To start off this post – good news!
My latest PET scan has shown that the cancer is essentially gone! As you can see comparing the two images, #2 is basically free and clear. More detailed images show some small signs of activity, but too small of detail to show on this particular image.
This is great news! After only 4 treatments, the cancer is almost gone!
Now, that being said, I still have four more (including “today’s”) treatments, for a total of 8. That is 4 less than the original plan of 12 treatments! Yahoo!
Why more treatments? As I understand it, chemo is effective on cancerous areas up until a certain microscopic level. So, the goal is to do as much chemo as possible to reach/surpass this threshold. Should there still be cancerous regions, tumors, whatever, leftover, those can be treated with radiation therapy. For me, that will be determined later. Let’s hope I don’t need to do radiation. There is a chance that I won’t need it. There also is a chance, given the original bulky size of the nodes in my chest, that I’ll have the pleasure.
So my treatment schedule now takes me to the last week of the year. Thankfully, my schedule will be modified to avoid Thanksgiving and Christmas. Yay!
Nothing too different on the side-effects. I certainly had the worst bout of hiccups this time around. They left me in quite a lot of pain. After asking “what else ya got” besides “drink more water” and “take gas-x”, I was told I should try again the first anti-nausea medicine I was taking, as it is known to help with hiccups. (Prochlorperazine) Remember, the stuff that made me so damn drowsy?
Well, come to think of it, I never had hiccups after the first round, and I only took that medicine after the first round. So, it appears that I have to choose between debilitating hiccups, or intense, sleep-all-day drowsiness. I think I know what I’m picking! I can take it in conjunction with my current anti-nausea medicine that seems to work decently, although far from perfect. I guess staying in bed is the quickest, yet most unfulfilling way to ride out the 5 or 6 days of yuck.
Now that we are “in the weeds” with treatments, I think my chief complaint, besides the persistent nausea, is the fact that everything is catching up to me. I am quite a bit more tired than at the beginning. Fatigue is definitely setting it. It means a lot more resting, but it also means trying harder to beat the fatigue. It’s ok to rest, and to take more time to do so when the body needs it, but fatigue can be a dangerous rut to get into. Especially now with the winter coming quickly.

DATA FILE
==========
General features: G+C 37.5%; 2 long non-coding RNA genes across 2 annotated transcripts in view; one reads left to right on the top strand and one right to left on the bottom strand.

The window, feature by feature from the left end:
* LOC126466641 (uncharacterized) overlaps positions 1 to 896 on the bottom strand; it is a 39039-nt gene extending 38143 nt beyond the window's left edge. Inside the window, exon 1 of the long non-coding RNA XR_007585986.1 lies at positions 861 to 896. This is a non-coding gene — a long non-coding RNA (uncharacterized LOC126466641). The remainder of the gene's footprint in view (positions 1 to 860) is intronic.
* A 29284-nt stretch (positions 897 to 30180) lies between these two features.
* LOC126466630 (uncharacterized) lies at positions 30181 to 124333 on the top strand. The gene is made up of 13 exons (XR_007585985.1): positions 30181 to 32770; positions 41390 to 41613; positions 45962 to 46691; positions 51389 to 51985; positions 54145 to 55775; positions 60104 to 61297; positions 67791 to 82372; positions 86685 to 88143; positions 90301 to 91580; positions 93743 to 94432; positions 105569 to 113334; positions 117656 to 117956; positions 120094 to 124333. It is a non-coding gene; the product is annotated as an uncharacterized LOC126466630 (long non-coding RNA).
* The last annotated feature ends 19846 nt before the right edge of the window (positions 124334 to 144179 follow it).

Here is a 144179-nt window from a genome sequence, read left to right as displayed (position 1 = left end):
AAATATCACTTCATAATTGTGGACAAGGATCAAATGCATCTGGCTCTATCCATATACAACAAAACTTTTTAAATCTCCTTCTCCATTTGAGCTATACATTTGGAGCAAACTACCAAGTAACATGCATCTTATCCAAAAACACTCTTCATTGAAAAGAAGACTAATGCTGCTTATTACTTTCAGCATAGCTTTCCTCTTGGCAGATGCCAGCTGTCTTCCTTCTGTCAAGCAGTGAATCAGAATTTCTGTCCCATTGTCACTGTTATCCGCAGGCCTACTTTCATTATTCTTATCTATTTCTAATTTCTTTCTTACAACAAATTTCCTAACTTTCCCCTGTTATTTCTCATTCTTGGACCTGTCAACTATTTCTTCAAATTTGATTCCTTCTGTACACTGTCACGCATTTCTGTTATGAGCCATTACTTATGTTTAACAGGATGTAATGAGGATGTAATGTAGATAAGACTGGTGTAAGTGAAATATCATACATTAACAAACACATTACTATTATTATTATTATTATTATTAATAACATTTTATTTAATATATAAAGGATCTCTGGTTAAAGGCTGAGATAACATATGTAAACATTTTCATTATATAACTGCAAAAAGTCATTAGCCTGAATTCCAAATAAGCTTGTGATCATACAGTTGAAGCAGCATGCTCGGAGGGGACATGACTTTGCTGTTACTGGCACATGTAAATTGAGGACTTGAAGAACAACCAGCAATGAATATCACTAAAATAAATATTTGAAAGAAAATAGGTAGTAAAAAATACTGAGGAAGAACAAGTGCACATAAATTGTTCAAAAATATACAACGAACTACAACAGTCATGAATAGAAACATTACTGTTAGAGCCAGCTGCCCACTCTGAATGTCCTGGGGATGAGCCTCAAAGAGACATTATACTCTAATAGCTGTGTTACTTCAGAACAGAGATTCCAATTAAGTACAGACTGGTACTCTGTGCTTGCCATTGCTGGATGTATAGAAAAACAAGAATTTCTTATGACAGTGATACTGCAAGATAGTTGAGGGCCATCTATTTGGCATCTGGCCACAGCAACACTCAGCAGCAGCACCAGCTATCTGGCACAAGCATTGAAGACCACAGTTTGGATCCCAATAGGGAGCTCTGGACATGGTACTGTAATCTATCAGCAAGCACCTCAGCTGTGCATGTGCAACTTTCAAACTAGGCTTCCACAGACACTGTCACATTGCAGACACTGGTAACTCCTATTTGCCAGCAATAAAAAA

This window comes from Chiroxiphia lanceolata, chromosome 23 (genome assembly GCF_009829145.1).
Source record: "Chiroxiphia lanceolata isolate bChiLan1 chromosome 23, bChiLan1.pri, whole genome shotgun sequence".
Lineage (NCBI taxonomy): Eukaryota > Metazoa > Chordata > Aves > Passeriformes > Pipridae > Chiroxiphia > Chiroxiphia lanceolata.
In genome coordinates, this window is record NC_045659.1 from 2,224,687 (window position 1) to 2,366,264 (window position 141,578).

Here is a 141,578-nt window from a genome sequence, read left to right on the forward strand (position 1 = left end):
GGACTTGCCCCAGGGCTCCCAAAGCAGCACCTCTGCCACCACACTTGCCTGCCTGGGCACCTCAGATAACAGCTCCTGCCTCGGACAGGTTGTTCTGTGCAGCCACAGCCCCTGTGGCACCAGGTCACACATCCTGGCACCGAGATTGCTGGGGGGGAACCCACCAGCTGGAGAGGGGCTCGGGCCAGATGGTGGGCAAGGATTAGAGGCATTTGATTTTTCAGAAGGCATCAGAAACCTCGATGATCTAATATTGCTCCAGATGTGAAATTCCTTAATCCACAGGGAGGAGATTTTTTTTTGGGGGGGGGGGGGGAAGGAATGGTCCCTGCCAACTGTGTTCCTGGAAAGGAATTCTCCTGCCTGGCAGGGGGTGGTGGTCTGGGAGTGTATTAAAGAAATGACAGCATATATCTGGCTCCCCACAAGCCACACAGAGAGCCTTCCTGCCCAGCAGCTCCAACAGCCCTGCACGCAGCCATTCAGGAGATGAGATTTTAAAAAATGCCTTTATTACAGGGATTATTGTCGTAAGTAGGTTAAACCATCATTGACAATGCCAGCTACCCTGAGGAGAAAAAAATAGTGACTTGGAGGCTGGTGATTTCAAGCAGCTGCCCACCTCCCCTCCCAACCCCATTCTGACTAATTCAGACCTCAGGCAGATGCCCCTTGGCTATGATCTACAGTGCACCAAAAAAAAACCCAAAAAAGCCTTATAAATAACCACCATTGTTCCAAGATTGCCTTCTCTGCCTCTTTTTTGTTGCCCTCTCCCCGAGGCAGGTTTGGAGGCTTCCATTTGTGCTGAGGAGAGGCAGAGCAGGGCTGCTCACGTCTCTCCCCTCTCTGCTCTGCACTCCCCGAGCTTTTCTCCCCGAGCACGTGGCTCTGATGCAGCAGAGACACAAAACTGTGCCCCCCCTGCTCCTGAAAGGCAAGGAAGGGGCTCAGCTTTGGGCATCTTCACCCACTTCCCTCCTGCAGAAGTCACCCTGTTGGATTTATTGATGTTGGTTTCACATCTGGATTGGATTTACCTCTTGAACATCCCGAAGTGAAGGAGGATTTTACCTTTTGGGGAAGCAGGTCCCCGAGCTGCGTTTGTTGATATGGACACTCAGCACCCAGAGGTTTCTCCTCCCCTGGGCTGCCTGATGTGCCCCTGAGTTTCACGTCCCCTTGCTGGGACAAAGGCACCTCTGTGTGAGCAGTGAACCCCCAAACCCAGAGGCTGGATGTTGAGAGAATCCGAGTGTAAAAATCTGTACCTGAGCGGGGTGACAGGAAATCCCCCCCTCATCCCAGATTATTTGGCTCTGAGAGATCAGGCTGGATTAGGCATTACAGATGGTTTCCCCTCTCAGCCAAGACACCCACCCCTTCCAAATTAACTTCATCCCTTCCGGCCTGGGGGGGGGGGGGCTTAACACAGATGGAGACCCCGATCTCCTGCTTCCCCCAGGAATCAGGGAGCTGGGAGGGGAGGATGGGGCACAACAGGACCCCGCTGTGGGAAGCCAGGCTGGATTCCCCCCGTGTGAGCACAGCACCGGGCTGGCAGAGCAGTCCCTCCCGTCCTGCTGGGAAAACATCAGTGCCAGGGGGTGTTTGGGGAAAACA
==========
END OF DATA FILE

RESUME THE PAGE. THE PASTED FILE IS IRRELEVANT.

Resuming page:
I am used to the fatigue from the pre-chemo cancer symptoms. They say the best way to fight fatigue is to keep moving, keep doing. That is definitely true! Somedays it is easier than others. Somedays my mind says “Ya! We’re going to do all this stuff today!” But my body says “no, stay right here on the couch”.
My hair looks pretty sad these days. That’s all I have to say about that.
I don’t want to have this blog sound like a lot of me bitching and moaning about my side effects, but at least to me personally, finding other folks’ blogs about their journeys through chemo, and the shit they had to put up with, definitely helped me prepare, and deal with things as they came. There are tons of resources out there from the government, hospitals, institutes and whatnot, and they are helpful inasmuch as serious informationals can be, but they don’t really tell the story about how it effects you the individual human. That you can only get from stories of others, and personally connecting with them if you can.
That’s why it’s been so nice to hear from so many people with their first-hand experiences, or their experience when their spouse went through chemo, and so on. I continue to receive wonderful, sweet cards, e-mails, and phone calls. I’m sorry if I don’t get back to you very quickly. I’m lucky if I remember I took my medicine.
With the holidays coming up, this will be the first Thanksgiving that Luyang and I will be away from the rest of the family. Normally Thanksgiving is the only major holiday that I get “off” and can spend with family. Well, it will be a bummer not being able to travel to be with everyone this year, but we will make the most of it here! My next treatment won’t be until after Thanksgiving! We have already got a big old turkey for fryin’, Luyang got the stuffing (I don’t eat that), and we’ve still to decide on the sides. I’m definitely making pies! It will be just the 3 of us, and that’s ok! It will be the same for Christmas. And also, my last treatment will follow Christmas, so I’ll be able to enjoy the days of Christmas as much as possible.
Advent/Christmas is my favorite time of year, for sure, especially when it comes to my job as a church musician and instrument repairman. December is usually insanely busy. Well, for the 2nd year in a row, it will be quite calm. No choir at church until I’m done with Chemo, little to no tuning work until I’m healed, and I won’t be at church for each weekend of Advent. Makes me a little sad! But so it goes. At least I’ll get to celebrate Christmas in church, and not at the hospital! I’ll be sure to post some Christmas music as we get closer!
I hope you all have a blessed Thanksgiving! I know that this Thanksgiving will mean a lot more to me this year than any other year in the past. The world is in a bad place right now, and it looks like there are hard times ahead for many people. Perhaps a little more thankfulness and humility will help lessen the pain of what’s to come. With enough, maybe, we can avoid some of the problems so inherent to humanity.
This Thanksgiving, take some time to be thankful. For what, is up to you!